PI Name: ALICE CHEN-PLOTKIN
Institute: University of Pennsylvania (Philadelphia, Pennsylvania)
Parkinson's disease (PD) can cause different types of symptoms in different people. For example, some people with PD have trouble with memory early on, while other individuals affected by PD may not have this problem, but face other symptoms associated with PD.
Parkinson's disease (PD) can cause different types of symptoms in different people. For example, some people with PD have trouble with memory early on, while other individuals affected by PD may not have this problem, but face other symptoms associated with PD. In addition, for some people, PD may worsen more quickly than for other people. Dr. Chen-Plotkin and her team are working to identify risk factors for memory problems or different rates of worsening in Parkinson's disease, which could be important in preventative strategies for patients at risk for these problems. In order to not make assumptions about what kinds of proteins or biomarkers these might be, this team has used a non-biased approach, made possible through cutting edge technology, to identify potential biomarker candidates, and has successfully identified several potential candidates, which now need to be replicated in additional PD cases. To build the evidence for these promising biomarker candidates, in this study, they will further explore these potential risk factors to see if they can be replicated and subsequently moved forward for use as biomarkers. They will also continue their unbiased screen using cutting edge technologies, to search for additional factors which are markers of cognitive abnormalities or are biomarkers that can track different rates of progression in Parkinson's disease.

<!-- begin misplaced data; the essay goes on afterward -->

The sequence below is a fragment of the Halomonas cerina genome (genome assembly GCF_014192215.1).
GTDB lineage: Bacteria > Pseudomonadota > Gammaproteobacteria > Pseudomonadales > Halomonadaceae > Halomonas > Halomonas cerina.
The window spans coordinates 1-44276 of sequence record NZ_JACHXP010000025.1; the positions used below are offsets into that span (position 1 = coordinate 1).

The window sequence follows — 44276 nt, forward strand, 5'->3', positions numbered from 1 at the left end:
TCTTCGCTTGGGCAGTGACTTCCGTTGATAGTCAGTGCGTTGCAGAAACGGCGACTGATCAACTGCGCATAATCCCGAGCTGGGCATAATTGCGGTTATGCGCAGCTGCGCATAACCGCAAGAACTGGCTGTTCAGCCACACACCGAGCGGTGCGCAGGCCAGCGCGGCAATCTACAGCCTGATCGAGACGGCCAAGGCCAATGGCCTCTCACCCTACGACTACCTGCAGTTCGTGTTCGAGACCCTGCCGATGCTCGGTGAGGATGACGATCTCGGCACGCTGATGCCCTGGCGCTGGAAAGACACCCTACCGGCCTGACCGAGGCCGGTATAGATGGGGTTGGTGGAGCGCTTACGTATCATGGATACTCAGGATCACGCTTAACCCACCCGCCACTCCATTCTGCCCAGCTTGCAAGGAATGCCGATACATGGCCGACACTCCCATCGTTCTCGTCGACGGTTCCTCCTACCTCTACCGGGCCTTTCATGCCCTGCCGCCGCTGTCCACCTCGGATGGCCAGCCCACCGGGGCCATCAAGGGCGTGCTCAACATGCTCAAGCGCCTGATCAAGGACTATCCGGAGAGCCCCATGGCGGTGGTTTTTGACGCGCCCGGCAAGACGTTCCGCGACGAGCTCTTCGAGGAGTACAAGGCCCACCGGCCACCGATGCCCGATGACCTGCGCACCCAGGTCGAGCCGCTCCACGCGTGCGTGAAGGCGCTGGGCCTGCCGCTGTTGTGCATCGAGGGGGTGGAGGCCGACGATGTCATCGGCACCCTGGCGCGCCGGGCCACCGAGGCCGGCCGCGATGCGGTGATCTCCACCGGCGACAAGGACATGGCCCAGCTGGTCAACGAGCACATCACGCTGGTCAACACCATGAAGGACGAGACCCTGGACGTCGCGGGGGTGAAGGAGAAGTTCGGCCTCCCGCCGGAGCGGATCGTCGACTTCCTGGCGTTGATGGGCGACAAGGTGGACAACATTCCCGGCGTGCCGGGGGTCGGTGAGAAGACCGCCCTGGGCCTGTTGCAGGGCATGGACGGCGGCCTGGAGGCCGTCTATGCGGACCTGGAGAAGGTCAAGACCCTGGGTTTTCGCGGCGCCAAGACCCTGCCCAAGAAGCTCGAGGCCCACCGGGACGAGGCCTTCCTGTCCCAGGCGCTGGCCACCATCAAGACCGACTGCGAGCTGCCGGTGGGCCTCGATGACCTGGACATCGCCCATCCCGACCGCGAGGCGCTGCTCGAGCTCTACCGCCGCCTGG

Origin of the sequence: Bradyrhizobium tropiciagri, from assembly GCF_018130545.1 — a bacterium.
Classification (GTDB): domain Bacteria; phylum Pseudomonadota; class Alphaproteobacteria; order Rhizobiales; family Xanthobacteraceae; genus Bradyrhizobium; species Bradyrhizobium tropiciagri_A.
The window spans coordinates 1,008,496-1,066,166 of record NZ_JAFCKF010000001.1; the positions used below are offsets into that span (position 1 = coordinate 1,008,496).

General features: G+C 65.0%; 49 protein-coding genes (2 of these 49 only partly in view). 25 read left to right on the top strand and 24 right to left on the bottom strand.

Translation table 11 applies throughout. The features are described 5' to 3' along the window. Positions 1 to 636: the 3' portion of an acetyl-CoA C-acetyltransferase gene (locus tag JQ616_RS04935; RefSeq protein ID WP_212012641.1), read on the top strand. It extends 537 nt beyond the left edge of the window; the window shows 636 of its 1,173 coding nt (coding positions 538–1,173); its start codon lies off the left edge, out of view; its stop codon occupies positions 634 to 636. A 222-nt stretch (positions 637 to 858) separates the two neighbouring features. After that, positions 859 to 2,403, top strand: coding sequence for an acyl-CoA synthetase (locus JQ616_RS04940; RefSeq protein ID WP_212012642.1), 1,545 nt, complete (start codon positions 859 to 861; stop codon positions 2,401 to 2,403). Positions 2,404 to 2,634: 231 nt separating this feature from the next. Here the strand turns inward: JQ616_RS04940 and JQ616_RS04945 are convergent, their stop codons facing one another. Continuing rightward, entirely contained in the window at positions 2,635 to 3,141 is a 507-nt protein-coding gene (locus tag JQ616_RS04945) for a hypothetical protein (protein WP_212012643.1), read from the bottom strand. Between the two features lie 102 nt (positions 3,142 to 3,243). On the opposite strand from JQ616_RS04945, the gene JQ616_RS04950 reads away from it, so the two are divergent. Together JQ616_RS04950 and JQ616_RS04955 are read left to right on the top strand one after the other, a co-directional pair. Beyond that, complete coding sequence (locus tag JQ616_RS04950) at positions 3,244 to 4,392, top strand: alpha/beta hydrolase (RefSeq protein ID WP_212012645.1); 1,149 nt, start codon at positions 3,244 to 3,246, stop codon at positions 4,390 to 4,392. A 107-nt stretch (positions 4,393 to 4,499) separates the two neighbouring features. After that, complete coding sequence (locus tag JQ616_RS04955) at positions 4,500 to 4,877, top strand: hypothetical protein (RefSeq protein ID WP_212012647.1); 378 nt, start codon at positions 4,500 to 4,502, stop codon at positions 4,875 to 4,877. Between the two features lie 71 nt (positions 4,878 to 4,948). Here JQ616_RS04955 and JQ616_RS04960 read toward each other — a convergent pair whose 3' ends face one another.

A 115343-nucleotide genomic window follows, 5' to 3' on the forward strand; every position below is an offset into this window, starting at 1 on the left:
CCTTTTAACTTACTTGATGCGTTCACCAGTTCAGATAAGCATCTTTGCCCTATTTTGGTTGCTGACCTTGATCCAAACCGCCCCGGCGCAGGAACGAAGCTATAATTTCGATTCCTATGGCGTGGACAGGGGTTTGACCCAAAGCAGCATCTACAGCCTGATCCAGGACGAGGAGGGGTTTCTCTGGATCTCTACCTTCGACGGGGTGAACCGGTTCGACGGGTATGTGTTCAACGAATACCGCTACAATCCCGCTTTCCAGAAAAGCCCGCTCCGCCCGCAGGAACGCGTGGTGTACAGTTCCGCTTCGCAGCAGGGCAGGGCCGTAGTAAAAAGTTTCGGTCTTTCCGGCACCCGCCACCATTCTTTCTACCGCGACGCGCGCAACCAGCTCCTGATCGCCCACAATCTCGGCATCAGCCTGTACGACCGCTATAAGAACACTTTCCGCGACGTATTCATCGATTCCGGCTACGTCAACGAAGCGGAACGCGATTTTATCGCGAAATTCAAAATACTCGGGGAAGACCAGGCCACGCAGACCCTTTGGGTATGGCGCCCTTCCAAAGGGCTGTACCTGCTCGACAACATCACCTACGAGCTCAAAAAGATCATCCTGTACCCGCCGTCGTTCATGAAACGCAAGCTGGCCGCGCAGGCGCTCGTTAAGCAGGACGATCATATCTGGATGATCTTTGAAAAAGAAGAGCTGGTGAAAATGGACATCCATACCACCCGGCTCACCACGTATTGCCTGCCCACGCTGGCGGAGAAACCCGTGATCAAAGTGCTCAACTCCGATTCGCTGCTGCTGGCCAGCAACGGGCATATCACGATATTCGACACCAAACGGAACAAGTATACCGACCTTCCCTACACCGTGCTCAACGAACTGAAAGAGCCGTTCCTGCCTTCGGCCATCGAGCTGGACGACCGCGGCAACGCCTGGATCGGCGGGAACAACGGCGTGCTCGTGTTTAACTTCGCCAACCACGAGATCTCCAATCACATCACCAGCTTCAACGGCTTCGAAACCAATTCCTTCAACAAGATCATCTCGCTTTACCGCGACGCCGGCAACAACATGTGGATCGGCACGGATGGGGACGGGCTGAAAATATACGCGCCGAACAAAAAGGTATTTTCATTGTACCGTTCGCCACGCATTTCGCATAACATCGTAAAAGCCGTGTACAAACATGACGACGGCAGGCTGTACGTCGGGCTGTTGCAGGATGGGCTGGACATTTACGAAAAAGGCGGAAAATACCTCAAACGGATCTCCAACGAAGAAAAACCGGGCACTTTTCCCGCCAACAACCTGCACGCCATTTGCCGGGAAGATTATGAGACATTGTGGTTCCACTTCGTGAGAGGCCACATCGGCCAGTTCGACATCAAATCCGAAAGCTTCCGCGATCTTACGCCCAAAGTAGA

The need for well-validated, easily-accessible biomarkers for Parkinson's disease (PD) and endophenotypes within PD is great. Despite this need, candidate markers reported in the literature are few, and the most well-established biochemical biomarkers described to date in PD are cerebrospinal fluid (CSF) markers, creating a substantial barrier to widespread use. Until very recently, the search for biomarkers in PD and many other diseases was limited by the fact that a targeted approach was needed - that is, one could not find a biomarker unless there was a priori reason to believe that a particular gene/protein would be informative in the first place. In the past 10 years, however, technological advances have allowed the advent of large, unbiased screens of hundreds, if not thousands, of potential candidates, a radical change in approach pioneered in the world of genetics/genomics. We have previously used such an unbiased approach to discover, and subsequently replicate, a novel association between plasma levels of epidermal growth factor (EGF) and cognitive impairment in PD, demonstrating that low EGF levels may both correlate with and predate the onset of dementia in PD. In parallel, we have found that low plasma Apolipoprotein A1 (ApoA1) levels may indicate increased risk for loss of dopaminergic system integrity and uncovered five potential plasma-based biomarkers correlating with rate of decline in PD. Here, we propose to build on this hands-on experience to move our findings forward in a pipeline towards clinical translation while also conducting a de novo discovery screen of 450 plasma proteins for additional biomarkers for PD and endophenotypes within PD. Embedded in our approach is an understanding that unbiased biomarker discovery methods require replication in additional cohorts of subjects, followed by validation through across-site replication of findings and investigations into biological mechanisms. Thus, our aims are: 1) To validate two previously-replicated plasma-based biomarkers in PD -- determining whether plasma epidermal growth factor (EGF) levels are a biomarker for cognitive performance in PD, and whether plasma apolipoprotein A1 (ApoA1) levels are a biomarker for PD risk by evaluating their performance in additional cohorts of patients from independent clinical sites and exploring aspects of their biology and potential for clinical translation~ 2) To replicate five newly-discovered plasma-based biomarkers for rate of decline in PD -- determining whether levels of AXL receptor tyrosine kinase (AXL), matrix metalloproteinase-2 (MMP-2), interleukin-7 (IL-7), EGF, and C-reactive protein (CRP) correlate with rate of PD motor decline in additional cohorts of UPenn patients, using alternative platforms for measurement~ and 3) To perform an unbiased discovery screen for plasma-based biomarkers of motor and cognitive disease progression in PD using a novel, protein-DNA-aptamer-based technology for simultaneous measurement of 450 plasma proteins.